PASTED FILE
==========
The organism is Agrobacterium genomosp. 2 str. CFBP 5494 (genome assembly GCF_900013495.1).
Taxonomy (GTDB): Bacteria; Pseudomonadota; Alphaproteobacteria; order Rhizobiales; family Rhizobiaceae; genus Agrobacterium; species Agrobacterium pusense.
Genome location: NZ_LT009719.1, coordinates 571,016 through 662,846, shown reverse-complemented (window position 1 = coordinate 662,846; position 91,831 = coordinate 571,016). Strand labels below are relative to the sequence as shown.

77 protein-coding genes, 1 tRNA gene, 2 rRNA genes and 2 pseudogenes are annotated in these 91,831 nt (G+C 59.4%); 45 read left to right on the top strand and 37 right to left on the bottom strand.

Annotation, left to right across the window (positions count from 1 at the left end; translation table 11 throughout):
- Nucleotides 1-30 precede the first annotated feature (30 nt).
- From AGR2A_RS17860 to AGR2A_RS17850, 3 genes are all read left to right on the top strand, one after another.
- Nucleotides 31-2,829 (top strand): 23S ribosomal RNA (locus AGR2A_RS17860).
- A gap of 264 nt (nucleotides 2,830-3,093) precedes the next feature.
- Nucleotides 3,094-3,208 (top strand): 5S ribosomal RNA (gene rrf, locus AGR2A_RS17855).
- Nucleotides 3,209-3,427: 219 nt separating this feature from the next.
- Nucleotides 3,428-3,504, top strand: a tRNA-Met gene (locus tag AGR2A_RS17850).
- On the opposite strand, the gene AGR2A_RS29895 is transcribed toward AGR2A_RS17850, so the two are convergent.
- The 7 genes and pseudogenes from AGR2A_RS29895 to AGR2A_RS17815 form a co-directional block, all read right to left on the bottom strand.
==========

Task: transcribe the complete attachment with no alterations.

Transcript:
The organism is Agrobacterium genomosp. 2 str. CFBP 5494 (genome assembly GCF_900013495.1).
Taxonomy (GTDB): Bacteria; Pseudomonadota; Alphaproteobacteria; order Rhizobiales; family Rhizobiaceae; genus Agrobacterium; species Agrobacterium pusense.
Genome location: NZ_LT009719.1, coordinates 571,016 through 662,846, shown reverse-complemented (window position 1 = coordinate 662,846; position 91,831 = coordinate 571,016). Strand labels below are relative to the sequence as shown.

77 protein-coding genes, 1 tRNA gene, 2 rRNA genes and 2 pseudogenes are annotated in these 91,831 nt (G+C 59.4%); 45 read left to right on the top strand and 37 right to left on the bottom strand.

Annotation, left to right across the window (positions count from 1 at the left end; translation table 11 throughout):
- Nucleotides 1-30 precede the first annotated feature (30 nt).
- From AGR2A_RS17860 to AGR2A_RS17850, 3 genes are all read left to right on the top strand, one after another.
- Nucleotides 31-2,829 (top strand): 23S ribosomal RNA (locus AGR2A_RS17860).
- A gap of 264 nt (nucleotides 2,830-3,093) precedes the next feature.
- Nucleotides 3,094-3,208 (top strand): 5S ribosomal RNA (gene rrf, locus AGR2A_RS17855).
- Nucleotides 3,209-3,427: 219 nt separating this feature from the next.
- Nucleotides 3,428-3,504, top strand: a tRNA-Met gene (locus tag AGR2A_RS17850).
- On the opposite strand, the gene AGR2A_RS29895 is transcribed toward AGR2A_RS17850, so the two are convergent.
- The 7 genes and pseudogenes from AGR2A_RS29895 to AGR2A_RS17815 form a co-directional block, all read right to left on the bottom strand.